How Clapton’s “Beano” Album Will Dramatically Improve your Guitar Skill

In an interview with Louis Armstrong, the great Jazz innovator and trumpet powerhouse, was once asked “what is Jazz”?

His answer was amusing enough but actually was quite profound.

He responded “if you gotta ask you ain’t never gonna know”.

That begs the question “so how can we know what Jazz or any other style of music (eg Blues) is?

The answer has to be – do a lot of listening!

That’s why as we worked on Blues Solo 3 I recommended that you listen to Eric Clapton’s playing on John Mayall’s “Beano” album.

So now as we start work on Blues Solo 4 I have another Bluesbreakers album that I’d like to recommend.

Why You Must Listen to Bluesbreakers “Hard Road”

John Mayall & the Bluesbreakers next album was to be “Hard Road” and is another British Blues classic.

Soon after recording the “Beano” album, Clapton left the band which gave Mayall the dilemma of finding a replacement for him.

Mayall was to strike gold, however, with the young East End Londoner “Peter Green” who put in a stella performance.

Hard Road is a treasure trove of licks for any guitar player and while some of the songs may not have dated well, Peter’s soloing is timeless and a master class in how to construct a solo.

“If you gotta ask, you ain’t never gonna know

Louis Armstong

There are 2 gems on “Hard Road” – both instrumentals “The Stumble” which is a Freddy King tune that Peter Green made into a Blues masterpiece.

Then the Peter Green composition “The Supernatural” which could just be where Carlos Santana got his sound.

We know that Peter Green had a big influence on Santana in fact “Black Magic Woman”, which is one of the Santana’s signature songs, was was actually written by Peter Green.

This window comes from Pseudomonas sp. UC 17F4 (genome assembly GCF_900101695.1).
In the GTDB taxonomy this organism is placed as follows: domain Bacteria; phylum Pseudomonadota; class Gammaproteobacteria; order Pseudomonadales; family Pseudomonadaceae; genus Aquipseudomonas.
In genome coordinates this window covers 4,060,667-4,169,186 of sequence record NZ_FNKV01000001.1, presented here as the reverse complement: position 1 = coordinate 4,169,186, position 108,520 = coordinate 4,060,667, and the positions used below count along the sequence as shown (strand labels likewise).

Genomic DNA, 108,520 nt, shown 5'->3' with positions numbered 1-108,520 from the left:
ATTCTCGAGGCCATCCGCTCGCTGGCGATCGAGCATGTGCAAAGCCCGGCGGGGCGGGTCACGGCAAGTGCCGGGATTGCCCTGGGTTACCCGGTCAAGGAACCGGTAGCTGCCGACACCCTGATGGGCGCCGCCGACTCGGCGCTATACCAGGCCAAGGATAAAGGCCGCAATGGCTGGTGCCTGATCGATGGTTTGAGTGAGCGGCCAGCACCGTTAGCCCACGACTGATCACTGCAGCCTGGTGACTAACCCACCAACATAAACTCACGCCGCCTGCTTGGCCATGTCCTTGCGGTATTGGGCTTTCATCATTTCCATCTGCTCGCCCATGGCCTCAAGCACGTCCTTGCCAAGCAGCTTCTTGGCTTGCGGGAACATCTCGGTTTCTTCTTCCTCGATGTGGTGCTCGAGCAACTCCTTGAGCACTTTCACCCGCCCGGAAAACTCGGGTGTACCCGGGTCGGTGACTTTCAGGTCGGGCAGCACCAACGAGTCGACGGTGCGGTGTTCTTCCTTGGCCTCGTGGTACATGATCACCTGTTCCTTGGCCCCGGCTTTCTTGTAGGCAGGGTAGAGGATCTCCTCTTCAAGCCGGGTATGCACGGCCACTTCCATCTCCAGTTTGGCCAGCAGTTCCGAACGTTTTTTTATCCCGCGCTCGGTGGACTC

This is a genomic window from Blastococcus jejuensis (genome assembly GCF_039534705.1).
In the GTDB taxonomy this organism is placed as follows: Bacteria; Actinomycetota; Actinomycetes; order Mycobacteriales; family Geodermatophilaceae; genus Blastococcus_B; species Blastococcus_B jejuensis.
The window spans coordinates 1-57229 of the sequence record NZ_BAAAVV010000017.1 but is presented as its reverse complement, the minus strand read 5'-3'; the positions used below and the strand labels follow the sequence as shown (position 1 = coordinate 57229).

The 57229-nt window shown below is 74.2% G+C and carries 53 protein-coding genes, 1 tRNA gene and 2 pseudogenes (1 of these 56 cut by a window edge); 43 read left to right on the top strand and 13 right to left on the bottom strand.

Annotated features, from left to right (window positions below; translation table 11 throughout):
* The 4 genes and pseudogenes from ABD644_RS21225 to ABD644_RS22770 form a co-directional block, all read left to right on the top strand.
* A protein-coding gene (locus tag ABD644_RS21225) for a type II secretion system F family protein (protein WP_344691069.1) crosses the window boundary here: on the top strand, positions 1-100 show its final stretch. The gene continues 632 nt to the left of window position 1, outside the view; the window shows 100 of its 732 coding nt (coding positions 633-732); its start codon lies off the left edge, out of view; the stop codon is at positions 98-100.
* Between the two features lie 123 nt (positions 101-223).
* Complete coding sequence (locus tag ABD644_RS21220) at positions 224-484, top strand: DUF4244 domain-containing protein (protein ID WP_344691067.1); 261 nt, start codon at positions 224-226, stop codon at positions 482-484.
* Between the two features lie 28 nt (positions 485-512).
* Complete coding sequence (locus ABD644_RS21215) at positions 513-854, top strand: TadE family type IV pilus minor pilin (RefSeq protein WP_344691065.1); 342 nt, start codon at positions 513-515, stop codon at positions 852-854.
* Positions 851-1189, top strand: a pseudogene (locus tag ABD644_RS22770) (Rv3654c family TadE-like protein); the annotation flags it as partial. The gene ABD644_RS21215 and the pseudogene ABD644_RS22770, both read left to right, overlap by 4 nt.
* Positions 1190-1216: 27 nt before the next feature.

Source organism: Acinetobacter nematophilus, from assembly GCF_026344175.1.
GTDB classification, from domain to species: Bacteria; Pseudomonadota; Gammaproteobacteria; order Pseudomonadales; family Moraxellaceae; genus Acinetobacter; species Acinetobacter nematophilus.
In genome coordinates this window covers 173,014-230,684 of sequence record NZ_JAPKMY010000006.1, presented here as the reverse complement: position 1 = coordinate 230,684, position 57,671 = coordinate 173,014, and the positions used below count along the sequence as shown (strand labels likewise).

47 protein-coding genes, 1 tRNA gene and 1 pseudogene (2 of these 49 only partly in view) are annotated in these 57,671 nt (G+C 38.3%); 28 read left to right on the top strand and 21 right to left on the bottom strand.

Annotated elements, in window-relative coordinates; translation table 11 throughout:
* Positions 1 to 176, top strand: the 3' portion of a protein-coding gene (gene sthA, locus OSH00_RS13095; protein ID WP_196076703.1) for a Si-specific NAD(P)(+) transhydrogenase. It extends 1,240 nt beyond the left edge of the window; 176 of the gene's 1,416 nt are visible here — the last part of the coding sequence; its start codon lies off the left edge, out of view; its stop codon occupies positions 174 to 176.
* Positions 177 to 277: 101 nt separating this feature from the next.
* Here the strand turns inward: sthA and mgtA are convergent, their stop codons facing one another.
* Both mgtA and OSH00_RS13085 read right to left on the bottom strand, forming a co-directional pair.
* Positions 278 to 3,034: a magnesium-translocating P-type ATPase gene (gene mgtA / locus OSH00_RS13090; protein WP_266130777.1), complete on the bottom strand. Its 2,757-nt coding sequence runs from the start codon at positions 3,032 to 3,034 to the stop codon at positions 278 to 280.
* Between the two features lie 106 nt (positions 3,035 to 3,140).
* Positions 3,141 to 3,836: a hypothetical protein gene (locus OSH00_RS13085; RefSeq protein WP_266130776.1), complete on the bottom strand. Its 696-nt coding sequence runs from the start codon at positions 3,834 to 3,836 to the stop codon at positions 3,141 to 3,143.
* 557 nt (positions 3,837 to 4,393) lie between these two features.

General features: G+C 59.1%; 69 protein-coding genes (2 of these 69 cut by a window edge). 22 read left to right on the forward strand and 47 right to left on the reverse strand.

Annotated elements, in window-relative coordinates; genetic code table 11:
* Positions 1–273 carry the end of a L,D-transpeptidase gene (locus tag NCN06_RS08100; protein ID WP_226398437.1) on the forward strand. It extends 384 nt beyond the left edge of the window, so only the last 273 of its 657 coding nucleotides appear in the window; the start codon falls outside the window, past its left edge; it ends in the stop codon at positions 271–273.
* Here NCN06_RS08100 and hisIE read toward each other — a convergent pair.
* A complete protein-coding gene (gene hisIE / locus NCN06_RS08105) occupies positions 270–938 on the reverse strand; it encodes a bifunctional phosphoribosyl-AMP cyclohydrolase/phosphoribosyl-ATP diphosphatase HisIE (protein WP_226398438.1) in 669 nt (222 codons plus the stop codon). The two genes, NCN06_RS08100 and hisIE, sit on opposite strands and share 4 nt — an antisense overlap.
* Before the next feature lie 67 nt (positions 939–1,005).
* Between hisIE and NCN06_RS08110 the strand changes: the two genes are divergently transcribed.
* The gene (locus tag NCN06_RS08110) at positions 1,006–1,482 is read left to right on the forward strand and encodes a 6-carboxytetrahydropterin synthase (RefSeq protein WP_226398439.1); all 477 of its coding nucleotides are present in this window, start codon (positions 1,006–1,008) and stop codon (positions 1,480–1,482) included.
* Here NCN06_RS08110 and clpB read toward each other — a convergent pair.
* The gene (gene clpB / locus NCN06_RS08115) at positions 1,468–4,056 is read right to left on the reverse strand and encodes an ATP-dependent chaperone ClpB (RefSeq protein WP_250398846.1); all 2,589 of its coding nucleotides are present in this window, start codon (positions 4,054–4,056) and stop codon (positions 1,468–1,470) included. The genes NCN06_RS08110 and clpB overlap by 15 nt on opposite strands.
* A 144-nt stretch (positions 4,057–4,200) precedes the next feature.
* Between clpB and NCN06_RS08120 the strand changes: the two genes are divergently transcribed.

Hard road was the only Bluesbreakers album that featured Peter Green and it’s an interesting story how Green was to leave the band.

This Is How Fleetwood Mac Name Was Born…

John Mayall gave Peter Green a generous present for his birthday, he paid for studio time so that Green could record some songs as a trio with the bands bass player, John Mcvie, and its drummer, Mick Fleetwood.

The producer, Mike Vernon, instantly saw the potential of these guys as a band so at his instigation they were offered a record deal so this time John Mayall lost his whole band.

When it came to adopting a name, Peter Green was clearly the star but he didn’t want his name put forward so he came up with the idea of naming the band after the other two, hence “Mack” for Mcvie and Mick Fleetwood so – Fleetwood Mac and that’s how one of the world’s biggest bands got started.

Mick Fleetwood and John Mcvie

After a few short years Peter Green was to leave the band and the girls moved in which saw Fleetwood Mack take a different direction but in so many ways it really exemplifies the evolution of 60’s Blues into the 70’s pop & rock.

Apart from the “Hard Road” album I’d like to recommend two other recordings.

Peter Green’s “Need Your Live So Bad” was a class act, lots of great licks, and his instrumental composition “Albatross” which is a very unique tune, very atmospheric.

Dig Into Blues Solo No.4!

Blues Solo 4 is a lot of fun to learn and as you accomplish it then practice it with the previous three you’ll get a good feel for how to put a short lick, or musical phrase, into a Blues which will help develop your improvising skills so get to work.

It’s in the key of A, has a couple of bending licks and you’ll need to count through the rests and long notes.

See you on the next one